It’s the start of this year’s book prize season and I love perusing all the lists the judges to create to see what they choose to highlight. One of my favourite prizes of late is the Swansea University International Dylan Thomas Prize – whose shortlist I so avidly followed last year. It was great to see poet Kayo Chingonyi receive the prize last year for his debut collection “Kumukanda”. The Dylan Thomas Prize is awarded to what the judges deem to be the best published literary work in the English language written by an author aged 39 or under.

This year’s longlist has just been announced and it’s got that perfect mix of books I’ve read and admired, books I’ve been meaning to read and a few books I’ve not come across before. On the list are eight novels, two short story collections and two books of poetry. Two that I’ve read and that were also listed for this year’s Costa Book Awards are “Normal People” by Sally Rooney and “Soho” by Richard Scott. Rooney’s immense popularity as one of the most exciting new voices in Ireland today is well deserved and Richard Scott’s disarmingly beautiful and emotional poetry still vividly sticks with me. It’s also wonderful to see the excellent Sarah Perry honoured for her most recent novel “Melmoth” and writer Emma Glass for her wickedly creative slim debut novel “Peach”.

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I’m eager to try reading some of the other books listed before the shortlist is announced on April 2nd. This year’s winner will be announced on May 16th. It’s also fun to note that one of the judges of this year’s prize is writer Kit De Waal!

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Have you read any of the books on this year’s longlist or are you curious to try some of them now?

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AuthorEric Karl Anderson
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This year is the 10th anniversary for The Swansea University International Dylan Thomas Prize. It’s interesting how this book prize is open to writers from anywhere in the world writing in English who are aged 39 years or younger. Revered poet Dylan Thomas died when he was only 39 years old which is why this prize is intended to encourage young writers.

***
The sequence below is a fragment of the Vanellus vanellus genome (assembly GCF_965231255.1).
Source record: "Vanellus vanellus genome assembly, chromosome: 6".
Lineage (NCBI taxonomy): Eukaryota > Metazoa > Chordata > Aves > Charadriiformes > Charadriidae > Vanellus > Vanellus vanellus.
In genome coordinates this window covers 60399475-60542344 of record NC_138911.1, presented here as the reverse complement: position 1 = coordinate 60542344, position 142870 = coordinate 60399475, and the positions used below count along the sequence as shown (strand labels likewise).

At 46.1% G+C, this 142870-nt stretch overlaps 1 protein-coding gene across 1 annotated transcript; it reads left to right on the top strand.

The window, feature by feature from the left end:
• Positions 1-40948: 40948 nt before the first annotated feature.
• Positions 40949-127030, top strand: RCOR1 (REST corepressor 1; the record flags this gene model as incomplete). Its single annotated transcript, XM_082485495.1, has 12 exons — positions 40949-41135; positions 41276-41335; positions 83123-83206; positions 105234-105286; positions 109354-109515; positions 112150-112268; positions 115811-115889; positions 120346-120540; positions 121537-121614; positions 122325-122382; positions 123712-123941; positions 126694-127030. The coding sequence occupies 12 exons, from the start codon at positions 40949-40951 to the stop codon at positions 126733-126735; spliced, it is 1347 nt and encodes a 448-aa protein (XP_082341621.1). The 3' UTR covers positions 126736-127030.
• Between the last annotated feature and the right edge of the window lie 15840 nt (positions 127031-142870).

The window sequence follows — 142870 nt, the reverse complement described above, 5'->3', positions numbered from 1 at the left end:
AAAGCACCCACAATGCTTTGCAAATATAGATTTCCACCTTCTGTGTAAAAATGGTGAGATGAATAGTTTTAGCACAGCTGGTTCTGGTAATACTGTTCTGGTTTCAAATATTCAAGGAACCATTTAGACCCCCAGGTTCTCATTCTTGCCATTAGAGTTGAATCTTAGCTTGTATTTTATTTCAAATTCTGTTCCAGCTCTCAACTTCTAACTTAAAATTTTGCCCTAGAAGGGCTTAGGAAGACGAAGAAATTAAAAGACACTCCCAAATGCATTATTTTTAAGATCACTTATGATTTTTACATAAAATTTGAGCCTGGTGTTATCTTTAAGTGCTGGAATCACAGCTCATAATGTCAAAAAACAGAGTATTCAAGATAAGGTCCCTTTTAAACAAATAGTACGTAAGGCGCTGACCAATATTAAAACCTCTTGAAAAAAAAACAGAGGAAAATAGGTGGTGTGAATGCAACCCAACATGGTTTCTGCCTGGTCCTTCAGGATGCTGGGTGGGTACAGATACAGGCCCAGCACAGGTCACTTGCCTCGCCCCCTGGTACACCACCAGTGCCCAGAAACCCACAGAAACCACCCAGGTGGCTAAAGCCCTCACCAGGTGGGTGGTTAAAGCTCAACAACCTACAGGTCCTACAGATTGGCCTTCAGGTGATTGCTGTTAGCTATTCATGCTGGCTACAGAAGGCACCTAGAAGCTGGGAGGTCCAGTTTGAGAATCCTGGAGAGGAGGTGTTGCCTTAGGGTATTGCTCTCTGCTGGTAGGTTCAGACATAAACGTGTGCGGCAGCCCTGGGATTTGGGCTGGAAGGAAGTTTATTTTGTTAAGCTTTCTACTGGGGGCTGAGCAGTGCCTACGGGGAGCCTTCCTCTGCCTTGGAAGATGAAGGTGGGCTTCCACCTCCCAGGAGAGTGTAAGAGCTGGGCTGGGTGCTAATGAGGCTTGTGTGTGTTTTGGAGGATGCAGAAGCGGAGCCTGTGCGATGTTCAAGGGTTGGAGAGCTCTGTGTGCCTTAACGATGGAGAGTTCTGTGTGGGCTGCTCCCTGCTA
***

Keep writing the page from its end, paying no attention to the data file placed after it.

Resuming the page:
Last year’s winner was Fiona McFarlane for her book of short stories “The High Place”. I haven’t got to reading that yet, but I’m glad to see I’ve read all but one of the books that have been shortlisted for this year’s prize! It’s a very strong list (with the exception of Gwendoline Riley whose frequent shortlisting for various book prizes bewilders me. But, given how much this book has been lauded, it's probably me and not the novel, right?) However, I’m thrilled to see Carmen Maria Machado on the list whose extraordinarily inventive short stories I enjoyed reading so much recently. Also, it’s nice to see debut author Gabriel Tallent getting some recognition because “My Absolute Darling” is such a striking novel. The only poetry on the list is by Kayo Chingonyi whose writing so powerfully explores a dual sense of national identity. A prize of £30,000 will awarded to one of these six authors on May 10th.

I’m hoping to go see all of the shortlisted authors at an event which will be held at the British Library on May 8th – tickets are here if you’re interested.

Click on the below titles to see my full reviews of the books I’ve read. I’m hoping to get to reading Emily Ruskovich’s debut novel which I’ve heard such good things about.

Have you read any of these books and which one would you pick to win?

Kumukanda by Kayo Chingonyi
Her Body and Other Parties by Carmen Maria Machado
First Love by Gwendoline Riley
Conversations with Friends by Sally Rooney
Idaho by Emily Ruskovich
My Absolute Darling by Gabriel Tallent